Personally, I make backups of the database every day and I keep a copy of the last 30 backups. For the site files backups (which are in general much bigger especially if you have many photos), I make a backup per week by alternating between 2 locations. This way I have 2 copies of my site files that are not backed up at the same time in case one of the backups is also infected by a hack.

Frequency of WordPress backups

So the frequency of backups will depend on how often your site is modified (or information is added to your database). If you modify your site often, you can easily backup your database every day and your site files once a week for example. As it is the information stored in the database that changes most frequently (the files of your site change mainly when you make updates, install a plugin or add media), it is precisely the database that you should back up the most frequently.

Incremental backups

The size of all your website files can be significant (usually in Gb or even tens or hundreds of Gb). So if every time you make a backup of your site’s files, you create a new copy of these files, it could overload your server, especially if you are on a shared hosting.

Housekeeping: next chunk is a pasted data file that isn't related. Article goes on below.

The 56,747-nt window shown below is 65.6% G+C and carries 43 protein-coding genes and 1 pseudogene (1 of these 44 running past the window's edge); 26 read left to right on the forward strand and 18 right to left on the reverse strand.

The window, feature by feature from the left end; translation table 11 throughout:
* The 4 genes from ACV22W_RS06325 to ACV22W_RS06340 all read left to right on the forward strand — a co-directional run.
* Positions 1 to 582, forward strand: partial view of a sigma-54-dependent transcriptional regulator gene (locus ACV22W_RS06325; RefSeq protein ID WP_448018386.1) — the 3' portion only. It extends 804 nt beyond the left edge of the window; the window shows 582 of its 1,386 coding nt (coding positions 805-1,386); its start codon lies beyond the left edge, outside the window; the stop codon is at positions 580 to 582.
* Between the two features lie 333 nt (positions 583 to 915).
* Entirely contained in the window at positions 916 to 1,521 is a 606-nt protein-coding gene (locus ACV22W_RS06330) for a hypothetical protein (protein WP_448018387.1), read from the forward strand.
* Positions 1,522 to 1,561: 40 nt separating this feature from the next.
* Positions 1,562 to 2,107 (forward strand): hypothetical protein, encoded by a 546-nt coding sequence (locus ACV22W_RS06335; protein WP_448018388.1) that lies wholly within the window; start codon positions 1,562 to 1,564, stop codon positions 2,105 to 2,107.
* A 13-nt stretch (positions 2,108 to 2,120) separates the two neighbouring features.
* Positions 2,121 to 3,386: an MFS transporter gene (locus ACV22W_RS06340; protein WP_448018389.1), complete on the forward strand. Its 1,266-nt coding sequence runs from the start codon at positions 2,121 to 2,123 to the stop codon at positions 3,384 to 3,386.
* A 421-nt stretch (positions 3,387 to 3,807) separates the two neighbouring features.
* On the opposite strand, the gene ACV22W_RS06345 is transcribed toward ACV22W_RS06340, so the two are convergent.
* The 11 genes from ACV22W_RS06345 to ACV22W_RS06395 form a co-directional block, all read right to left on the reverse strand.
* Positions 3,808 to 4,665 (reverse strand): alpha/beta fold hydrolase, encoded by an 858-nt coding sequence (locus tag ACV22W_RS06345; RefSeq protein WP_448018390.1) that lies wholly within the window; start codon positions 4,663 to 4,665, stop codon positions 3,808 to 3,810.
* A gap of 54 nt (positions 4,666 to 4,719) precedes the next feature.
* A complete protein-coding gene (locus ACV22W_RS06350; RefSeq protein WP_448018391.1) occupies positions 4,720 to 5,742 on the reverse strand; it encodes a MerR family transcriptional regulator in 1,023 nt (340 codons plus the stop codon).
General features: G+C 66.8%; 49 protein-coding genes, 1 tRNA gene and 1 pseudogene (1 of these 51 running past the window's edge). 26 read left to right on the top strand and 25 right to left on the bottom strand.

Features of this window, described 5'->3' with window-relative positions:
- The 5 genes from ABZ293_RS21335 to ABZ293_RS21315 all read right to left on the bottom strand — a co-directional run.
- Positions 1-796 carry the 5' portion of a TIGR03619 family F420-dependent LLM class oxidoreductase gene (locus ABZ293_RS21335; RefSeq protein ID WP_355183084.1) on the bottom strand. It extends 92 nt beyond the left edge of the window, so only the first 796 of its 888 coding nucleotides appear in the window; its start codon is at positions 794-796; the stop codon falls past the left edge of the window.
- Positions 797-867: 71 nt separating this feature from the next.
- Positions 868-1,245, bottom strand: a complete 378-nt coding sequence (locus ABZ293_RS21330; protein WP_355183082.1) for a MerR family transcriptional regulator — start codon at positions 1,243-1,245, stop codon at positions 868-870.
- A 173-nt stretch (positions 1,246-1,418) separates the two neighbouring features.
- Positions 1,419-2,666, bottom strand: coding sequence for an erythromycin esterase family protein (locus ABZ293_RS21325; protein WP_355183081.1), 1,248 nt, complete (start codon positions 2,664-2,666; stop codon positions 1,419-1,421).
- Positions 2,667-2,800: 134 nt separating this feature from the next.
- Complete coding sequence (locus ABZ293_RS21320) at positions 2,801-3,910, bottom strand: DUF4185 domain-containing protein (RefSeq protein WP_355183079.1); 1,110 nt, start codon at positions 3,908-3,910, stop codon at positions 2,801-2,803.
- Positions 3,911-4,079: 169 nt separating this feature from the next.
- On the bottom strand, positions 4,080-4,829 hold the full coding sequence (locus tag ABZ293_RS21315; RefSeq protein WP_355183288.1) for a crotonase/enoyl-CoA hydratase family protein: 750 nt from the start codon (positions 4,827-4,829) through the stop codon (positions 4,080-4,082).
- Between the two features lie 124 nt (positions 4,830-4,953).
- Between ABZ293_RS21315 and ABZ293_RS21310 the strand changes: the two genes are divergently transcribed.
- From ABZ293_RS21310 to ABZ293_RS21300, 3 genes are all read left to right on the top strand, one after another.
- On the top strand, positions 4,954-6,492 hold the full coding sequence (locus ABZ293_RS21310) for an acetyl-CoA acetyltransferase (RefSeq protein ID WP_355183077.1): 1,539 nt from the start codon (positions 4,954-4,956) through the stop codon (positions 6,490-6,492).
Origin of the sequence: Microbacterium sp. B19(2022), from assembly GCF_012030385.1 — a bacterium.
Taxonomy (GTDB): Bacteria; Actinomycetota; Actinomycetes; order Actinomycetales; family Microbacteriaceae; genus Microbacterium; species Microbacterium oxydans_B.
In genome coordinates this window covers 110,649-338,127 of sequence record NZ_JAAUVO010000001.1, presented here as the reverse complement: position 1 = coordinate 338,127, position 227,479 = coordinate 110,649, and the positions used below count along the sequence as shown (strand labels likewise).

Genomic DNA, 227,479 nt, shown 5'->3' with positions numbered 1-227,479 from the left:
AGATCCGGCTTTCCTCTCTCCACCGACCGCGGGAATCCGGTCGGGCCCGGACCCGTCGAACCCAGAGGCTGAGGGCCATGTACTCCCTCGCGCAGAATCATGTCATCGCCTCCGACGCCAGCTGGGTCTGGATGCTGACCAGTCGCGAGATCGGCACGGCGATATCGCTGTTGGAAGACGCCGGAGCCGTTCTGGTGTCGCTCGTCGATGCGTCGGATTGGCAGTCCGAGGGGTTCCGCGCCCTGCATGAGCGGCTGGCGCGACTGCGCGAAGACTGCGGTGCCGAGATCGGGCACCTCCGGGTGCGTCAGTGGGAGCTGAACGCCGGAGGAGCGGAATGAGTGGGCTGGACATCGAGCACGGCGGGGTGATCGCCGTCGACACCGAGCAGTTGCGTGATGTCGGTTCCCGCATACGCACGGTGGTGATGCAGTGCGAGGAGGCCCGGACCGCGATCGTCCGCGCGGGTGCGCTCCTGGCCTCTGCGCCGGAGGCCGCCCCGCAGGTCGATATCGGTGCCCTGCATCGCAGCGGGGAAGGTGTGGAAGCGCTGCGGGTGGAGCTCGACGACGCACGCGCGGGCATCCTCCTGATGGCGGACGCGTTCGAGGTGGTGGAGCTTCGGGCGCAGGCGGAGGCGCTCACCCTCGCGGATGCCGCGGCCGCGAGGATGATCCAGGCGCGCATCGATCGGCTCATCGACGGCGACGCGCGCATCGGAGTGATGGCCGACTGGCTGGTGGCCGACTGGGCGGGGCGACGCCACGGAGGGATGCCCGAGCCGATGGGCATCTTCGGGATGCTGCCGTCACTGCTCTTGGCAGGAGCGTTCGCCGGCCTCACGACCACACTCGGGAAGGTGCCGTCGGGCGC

In addition, storage solutions like amazon S3 also charge by volume of data transferred. So if you create new backups of your files each time, the costs will be higher.

The solution to this problem is called incremental backups. With this technique, you only back up the difference between the existing backup and the new backup (i.e. files that have not been modified since the last backup are not backed up again). In this way, only the first backup will be really resource-intensive since the following ones will only back up the new files or those that have been modified since the last time.

Know how to restore your WordPress site from backups